Dispatches from the front lines of indecision.
  1. Beasts of No Nation (2015), Netflix
    Visually poetic portrait of a child soldier roped into the guerrilla warfare of West Africa. Shot cinema verite style by Cary Fukunaga, who also directed season 1 of True Detective. Really beautiful...enough to redeem its brutality, which is meted without gratuitousness. The kid that plays Agu is a quiet force.
  2. What We Do In The Shadows (2014), HBOgo
    This film is the perfect low-stakes comedy thing to watch if you just want to chuckle for like an hour and 15 minutes straight. It's a mockumentary about 4 vampires living in a flat in New Zealand and their take on "surviving" in the modern world. It's fun and clever without trying too hard, silly without being idiotic, and lighthearted without being a total waste of time.
  3. Dogtooth (2009), Hulu
    Honestly, I fucking hated this movie. Everyone that knows me told me I would love it. It has been praised as a great arthouse feature; it's won some important awards. Me: I don't think it deserves them. There are some beautiful cinematic moments, and I don't shy from difficult material, but positive reviews of this film sound to me like they're bending over backward to justify weird-for-weird's-sake. Bah. I say it's shock pastiche at best. BUT a lot of people like it, so you watch and tell me.
  4. Best of Enemies (2015), Netflix
    A close look at the animus between arch-conservative William F. Buckley Jr. and uber-liberal Gore Vidal, framed by their prime time face-off before coverage of the 1968 Republican and Democratic National Conventions. Particularly interesting if you've ever wondered how television has shaped political discourse in America.
  5. Burn After Reading (2008), HBOgo
    This Coen bros caper is the perfect mix of energetic hijinx and dark comedy for the casual cynic who doesn't want to watch anything too depressing right now. The characters aren't meant to be dynamic, but the way they're filled out by the likes of Brad Pitt, Francis McDormand, George Clooney, Tilda Swinton, and John Malkovich makes them totally pop into life.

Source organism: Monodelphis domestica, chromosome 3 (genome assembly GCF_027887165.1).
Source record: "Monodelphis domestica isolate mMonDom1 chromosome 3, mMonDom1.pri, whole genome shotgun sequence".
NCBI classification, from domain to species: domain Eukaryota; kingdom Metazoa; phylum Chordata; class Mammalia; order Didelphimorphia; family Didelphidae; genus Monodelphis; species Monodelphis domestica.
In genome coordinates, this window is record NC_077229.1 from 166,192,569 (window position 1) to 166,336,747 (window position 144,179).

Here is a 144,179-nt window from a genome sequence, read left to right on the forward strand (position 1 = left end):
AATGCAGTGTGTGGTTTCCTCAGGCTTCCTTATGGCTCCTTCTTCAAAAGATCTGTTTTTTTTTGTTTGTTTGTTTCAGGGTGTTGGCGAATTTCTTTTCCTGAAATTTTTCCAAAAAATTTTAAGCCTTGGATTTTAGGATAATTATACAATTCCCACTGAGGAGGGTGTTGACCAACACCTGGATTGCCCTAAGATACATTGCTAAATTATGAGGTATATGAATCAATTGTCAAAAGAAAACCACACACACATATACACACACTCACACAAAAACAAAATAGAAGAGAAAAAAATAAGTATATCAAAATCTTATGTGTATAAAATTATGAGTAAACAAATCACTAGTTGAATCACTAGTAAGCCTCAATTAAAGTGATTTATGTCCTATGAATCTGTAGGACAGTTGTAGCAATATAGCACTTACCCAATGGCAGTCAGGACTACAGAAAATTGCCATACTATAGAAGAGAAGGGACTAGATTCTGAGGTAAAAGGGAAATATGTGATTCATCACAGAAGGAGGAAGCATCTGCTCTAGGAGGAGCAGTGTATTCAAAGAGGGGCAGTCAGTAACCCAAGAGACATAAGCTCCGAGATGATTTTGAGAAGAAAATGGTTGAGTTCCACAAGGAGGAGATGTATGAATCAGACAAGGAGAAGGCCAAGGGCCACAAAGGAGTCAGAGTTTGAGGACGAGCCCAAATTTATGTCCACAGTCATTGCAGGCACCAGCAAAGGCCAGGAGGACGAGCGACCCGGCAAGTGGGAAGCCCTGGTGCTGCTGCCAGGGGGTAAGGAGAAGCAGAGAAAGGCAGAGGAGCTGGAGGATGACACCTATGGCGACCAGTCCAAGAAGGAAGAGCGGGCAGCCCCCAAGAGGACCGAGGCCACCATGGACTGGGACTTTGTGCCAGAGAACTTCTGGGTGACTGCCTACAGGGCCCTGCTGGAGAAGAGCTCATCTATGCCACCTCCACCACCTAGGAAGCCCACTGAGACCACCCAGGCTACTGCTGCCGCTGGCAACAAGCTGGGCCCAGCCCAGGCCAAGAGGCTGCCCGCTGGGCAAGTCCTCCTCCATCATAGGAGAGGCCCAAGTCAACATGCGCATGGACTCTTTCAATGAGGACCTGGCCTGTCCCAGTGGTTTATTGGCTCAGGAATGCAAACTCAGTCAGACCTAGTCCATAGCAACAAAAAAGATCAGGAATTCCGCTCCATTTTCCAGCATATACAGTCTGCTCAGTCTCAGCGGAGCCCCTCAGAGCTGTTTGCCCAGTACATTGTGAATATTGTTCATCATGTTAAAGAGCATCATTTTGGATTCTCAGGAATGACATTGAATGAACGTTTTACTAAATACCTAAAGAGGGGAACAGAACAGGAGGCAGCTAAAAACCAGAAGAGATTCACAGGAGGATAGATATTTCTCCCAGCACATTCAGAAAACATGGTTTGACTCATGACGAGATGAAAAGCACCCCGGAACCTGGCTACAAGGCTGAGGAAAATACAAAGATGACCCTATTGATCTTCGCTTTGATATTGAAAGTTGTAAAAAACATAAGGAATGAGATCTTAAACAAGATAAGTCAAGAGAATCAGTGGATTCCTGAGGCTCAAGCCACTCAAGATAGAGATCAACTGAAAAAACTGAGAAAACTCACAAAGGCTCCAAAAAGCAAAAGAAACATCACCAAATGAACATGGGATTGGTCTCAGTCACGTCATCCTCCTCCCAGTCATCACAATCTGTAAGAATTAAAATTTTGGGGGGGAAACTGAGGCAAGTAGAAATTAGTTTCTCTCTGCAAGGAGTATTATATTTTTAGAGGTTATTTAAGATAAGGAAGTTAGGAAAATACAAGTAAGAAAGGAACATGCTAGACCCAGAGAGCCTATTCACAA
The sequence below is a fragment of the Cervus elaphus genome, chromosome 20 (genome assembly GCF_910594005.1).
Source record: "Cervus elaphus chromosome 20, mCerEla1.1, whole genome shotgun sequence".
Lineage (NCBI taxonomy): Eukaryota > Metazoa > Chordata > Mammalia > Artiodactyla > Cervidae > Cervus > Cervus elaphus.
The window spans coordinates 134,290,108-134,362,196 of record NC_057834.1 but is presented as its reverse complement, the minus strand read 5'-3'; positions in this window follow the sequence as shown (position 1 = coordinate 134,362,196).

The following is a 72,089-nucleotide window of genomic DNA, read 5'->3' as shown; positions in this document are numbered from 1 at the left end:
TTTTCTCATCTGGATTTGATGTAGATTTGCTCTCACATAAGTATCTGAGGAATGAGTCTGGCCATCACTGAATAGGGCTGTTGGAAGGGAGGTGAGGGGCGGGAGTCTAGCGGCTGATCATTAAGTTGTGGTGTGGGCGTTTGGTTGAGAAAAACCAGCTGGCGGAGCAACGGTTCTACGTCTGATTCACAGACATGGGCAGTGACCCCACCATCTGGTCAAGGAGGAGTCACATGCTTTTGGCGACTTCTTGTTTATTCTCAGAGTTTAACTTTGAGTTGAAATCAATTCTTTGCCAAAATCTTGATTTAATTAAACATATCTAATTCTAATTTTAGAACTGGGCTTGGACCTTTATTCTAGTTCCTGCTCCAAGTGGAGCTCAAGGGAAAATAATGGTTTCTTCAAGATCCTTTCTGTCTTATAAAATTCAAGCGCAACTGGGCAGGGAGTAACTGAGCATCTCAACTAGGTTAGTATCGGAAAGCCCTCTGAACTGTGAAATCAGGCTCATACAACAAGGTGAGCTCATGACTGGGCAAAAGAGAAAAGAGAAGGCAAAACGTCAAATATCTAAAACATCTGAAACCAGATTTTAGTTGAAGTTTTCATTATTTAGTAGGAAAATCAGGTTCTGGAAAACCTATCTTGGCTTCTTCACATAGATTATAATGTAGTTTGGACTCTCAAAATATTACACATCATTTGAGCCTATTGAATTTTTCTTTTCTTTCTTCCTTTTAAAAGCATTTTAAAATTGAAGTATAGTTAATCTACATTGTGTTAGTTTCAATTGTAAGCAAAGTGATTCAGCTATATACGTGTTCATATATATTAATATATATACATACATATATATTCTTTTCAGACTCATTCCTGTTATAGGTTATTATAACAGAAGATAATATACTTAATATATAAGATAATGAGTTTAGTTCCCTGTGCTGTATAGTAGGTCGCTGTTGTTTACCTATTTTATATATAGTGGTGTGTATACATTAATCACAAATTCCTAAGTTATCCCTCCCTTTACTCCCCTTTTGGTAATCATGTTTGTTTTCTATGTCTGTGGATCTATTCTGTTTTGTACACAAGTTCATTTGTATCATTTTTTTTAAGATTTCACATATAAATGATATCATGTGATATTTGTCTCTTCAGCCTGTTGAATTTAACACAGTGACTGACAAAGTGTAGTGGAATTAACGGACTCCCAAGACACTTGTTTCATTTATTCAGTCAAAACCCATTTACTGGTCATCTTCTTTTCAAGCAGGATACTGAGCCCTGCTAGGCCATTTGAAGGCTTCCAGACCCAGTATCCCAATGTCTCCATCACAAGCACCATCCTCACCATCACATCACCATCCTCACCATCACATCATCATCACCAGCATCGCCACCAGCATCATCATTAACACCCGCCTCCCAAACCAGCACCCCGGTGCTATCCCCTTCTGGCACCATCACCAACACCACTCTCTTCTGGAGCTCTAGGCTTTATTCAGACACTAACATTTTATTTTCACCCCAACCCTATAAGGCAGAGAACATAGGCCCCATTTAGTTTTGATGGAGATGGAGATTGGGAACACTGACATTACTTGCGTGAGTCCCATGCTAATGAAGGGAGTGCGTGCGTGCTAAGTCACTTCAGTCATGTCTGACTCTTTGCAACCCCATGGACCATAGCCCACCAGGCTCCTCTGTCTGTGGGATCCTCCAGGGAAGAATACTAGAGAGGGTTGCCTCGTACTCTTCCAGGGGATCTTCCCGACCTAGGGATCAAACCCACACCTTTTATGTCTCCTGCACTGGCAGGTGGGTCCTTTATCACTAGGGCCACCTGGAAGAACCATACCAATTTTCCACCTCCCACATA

6. Heathers (1988), Hulu
    You and I both know it's been too long since you've watched Winona Ryder and Christian Slater murder their way out of high school lameness in this jauntily twisted send-up of garden variety teenage boredom.
  7. The Thin Blue Line (1988), Netflix
    If you already binged out on The Jinx and Making a Murderer and you want to fill the true-crime-shaped hole in your heart, this is the movie that pioneered the genre. Directed by Errol Morris.
  8. Wonder Boys (2000), HBOgo
    Based on the novel by Michael Chabon about the travails of a pot-smoking university English professor with major personal probs and an overdue second novel. Given its literary subject matter and academia setting, it's no real wonder this one was technically a box office bomb, but it's actually a fun and charming movie full of wit, driven by the kinds of real-life absurdities that make for great stories, if not hit movies.
  9. Crash (2005), Hulu
    Crash is not a perfect film, nor should it have won Best Picture against Brokeback Mountain. However, I still think it is a powerful and affecting film that's worth a (re)visit ten years later, bc it's as relevant today as it was then, especially given the current spotlight on identity politics. In particular I appreciate its thesis: that life isn't as simple as "good guys" and "bad guys"--especially when it comes to the complexities of race and class. No one has a lock on the moral high ground.
  10. Crips and Bloods, Made in America (2008), Netflix
    An informative and engrossing documentary that investigates the origins of the epic violence in South Central LA. Directed by Stacy Peralta (Dogtown and Z Boys), the film uses candid interviews with current gang members, elders that founded the social clubs that predate them, archival news footage, and tons of statistics to illustrate the social upheaval that destroyed a neighborhood and sent shockwaves through a nation. Leans heavily toward compassion for the disenfranchised, but not blindly.